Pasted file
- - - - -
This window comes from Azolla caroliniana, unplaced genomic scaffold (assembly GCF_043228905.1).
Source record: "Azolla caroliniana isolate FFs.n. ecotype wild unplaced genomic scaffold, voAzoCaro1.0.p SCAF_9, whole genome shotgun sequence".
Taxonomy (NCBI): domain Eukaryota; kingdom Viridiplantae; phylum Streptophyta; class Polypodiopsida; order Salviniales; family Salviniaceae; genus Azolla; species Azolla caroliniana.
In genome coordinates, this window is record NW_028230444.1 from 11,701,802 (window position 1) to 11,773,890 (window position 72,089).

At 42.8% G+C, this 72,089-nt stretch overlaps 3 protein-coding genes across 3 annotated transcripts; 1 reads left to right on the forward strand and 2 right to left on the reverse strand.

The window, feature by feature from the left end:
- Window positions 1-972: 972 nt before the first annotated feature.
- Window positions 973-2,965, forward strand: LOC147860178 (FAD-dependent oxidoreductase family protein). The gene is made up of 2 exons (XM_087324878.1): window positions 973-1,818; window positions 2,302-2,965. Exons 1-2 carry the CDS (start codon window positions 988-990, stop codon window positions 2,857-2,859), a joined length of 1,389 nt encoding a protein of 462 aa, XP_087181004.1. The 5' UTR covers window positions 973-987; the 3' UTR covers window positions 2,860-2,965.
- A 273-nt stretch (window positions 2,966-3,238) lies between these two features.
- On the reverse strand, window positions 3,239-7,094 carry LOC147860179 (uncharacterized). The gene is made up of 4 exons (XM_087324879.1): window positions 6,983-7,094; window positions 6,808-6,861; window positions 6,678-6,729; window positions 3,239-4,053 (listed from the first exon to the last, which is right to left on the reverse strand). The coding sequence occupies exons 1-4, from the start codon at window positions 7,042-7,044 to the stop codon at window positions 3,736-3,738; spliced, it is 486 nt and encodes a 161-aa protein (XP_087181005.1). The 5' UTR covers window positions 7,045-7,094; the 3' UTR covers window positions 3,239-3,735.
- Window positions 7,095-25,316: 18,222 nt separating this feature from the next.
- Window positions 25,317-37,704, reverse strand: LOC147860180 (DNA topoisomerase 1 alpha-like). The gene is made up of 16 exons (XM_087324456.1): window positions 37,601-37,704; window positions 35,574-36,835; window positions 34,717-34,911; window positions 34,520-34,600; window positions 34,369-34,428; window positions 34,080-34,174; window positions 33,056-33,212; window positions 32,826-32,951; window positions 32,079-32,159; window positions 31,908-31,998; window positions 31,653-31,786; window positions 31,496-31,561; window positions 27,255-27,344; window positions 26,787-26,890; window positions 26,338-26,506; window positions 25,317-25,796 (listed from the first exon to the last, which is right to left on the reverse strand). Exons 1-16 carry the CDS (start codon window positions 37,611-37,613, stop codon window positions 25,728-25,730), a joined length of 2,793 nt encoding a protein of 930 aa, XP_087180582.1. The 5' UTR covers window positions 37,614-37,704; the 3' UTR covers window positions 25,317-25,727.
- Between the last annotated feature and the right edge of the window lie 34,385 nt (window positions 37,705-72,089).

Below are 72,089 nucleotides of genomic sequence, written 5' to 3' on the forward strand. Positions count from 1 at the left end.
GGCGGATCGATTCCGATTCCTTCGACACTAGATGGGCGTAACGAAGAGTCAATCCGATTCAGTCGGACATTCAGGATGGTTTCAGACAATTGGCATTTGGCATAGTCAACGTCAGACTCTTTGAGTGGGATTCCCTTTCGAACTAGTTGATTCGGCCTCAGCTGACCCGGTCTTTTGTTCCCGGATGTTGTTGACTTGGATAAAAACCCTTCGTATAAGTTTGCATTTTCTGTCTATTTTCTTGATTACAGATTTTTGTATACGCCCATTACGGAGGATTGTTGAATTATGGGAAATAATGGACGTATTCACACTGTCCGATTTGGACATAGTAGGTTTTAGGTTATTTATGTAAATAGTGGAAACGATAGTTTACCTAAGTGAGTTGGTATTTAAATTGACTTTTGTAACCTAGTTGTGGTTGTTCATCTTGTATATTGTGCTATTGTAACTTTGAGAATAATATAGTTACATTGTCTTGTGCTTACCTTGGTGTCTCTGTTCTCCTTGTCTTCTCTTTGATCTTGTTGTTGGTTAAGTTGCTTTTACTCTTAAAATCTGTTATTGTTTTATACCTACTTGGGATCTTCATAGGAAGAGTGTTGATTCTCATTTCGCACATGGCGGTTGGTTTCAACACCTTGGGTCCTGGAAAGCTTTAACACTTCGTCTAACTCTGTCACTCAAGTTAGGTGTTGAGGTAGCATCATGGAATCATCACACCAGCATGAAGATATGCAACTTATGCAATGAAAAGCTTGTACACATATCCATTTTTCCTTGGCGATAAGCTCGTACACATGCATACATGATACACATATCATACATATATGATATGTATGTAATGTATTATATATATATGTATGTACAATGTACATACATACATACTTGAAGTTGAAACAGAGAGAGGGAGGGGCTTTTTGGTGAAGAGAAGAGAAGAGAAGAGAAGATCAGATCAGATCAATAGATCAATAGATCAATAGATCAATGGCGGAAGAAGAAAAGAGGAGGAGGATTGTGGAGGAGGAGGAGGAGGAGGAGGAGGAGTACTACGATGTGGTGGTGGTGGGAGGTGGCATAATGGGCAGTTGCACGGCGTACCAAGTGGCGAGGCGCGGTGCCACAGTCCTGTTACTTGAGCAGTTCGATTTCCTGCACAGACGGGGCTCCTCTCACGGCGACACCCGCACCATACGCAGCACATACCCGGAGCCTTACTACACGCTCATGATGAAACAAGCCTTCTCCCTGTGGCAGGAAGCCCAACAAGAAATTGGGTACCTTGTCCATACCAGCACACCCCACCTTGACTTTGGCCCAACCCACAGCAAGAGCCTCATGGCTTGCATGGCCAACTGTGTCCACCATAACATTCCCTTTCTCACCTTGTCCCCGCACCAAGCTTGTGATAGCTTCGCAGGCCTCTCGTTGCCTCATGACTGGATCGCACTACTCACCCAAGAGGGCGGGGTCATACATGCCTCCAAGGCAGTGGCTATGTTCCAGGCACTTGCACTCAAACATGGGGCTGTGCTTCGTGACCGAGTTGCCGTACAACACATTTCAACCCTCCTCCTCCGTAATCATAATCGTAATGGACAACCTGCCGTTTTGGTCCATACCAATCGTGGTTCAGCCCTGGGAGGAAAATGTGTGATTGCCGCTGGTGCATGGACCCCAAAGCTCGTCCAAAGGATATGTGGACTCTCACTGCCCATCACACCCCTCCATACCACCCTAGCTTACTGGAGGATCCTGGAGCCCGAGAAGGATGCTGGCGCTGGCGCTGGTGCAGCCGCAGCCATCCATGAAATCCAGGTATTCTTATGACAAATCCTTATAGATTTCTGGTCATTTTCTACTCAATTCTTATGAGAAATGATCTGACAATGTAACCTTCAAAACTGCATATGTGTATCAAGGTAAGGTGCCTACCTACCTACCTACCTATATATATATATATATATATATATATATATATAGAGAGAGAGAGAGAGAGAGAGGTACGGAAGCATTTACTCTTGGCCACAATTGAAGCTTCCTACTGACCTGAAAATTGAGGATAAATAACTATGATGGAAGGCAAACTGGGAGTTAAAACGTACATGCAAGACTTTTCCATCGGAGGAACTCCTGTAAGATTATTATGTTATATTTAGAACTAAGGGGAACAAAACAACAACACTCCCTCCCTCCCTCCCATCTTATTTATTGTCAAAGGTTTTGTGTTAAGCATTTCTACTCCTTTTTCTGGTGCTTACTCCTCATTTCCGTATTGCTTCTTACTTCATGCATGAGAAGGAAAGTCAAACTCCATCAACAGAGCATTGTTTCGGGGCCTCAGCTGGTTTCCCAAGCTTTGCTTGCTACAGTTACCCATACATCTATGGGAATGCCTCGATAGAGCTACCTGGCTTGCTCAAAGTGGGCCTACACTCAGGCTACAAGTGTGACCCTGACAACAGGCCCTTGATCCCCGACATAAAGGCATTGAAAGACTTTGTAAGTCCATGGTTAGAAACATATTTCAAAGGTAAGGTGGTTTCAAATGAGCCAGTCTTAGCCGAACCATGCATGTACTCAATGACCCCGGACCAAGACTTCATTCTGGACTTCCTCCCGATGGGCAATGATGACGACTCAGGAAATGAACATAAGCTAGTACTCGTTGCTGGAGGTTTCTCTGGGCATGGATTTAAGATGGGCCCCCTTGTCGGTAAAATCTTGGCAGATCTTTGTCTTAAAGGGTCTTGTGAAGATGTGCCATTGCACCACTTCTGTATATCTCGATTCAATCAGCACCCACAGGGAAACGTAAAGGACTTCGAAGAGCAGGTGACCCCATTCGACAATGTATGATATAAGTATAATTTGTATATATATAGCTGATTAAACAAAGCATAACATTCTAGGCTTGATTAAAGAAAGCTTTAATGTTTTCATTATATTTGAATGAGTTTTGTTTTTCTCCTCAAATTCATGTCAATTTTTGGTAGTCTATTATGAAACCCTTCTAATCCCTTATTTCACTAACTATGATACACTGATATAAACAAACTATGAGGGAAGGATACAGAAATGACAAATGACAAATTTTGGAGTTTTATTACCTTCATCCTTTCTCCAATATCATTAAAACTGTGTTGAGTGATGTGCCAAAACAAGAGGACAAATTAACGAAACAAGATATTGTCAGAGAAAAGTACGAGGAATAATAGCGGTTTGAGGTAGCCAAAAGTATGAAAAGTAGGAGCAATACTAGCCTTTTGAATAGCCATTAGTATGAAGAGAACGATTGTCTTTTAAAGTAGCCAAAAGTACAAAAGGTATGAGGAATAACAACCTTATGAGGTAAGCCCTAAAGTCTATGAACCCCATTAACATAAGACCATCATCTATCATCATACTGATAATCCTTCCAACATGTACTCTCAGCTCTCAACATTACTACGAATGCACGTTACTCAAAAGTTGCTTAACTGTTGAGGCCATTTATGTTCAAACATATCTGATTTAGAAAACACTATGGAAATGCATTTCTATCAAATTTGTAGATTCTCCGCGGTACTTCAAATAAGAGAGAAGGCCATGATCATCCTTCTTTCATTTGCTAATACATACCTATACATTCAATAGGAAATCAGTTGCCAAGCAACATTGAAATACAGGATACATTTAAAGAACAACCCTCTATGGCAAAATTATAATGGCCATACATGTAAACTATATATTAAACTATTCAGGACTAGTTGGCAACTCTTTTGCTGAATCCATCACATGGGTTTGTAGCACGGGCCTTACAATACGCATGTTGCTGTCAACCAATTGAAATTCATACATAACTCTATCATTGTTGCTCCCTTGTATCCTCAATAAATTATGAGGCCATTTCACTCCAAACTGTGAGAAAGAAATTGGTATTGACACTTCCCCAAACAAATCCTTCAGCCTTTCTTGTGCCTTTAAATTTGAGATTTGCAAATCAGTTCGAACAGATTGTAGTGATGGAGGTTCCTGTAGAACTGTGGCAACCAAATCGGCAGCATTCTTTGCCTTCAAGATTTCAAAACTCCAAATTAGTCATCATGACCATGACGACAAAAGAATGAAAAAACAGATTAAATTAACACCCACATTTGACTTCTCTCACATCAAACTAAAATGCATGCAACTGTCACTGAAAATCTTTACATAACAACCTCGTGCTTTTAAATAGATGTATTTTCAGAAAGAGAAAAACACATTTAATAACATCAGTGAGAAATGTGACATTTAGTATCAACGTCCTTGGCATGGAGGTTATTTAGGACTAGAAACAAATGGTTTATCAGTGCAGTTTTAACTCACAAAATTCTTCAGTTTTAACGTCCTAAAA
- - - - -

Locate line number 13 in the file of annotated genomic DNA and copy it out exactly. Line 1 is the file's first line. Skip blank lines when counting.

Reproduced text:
- Between the last annotated feature and the right edge of the window lie 34,385 nt (window positions 37,705-72,089).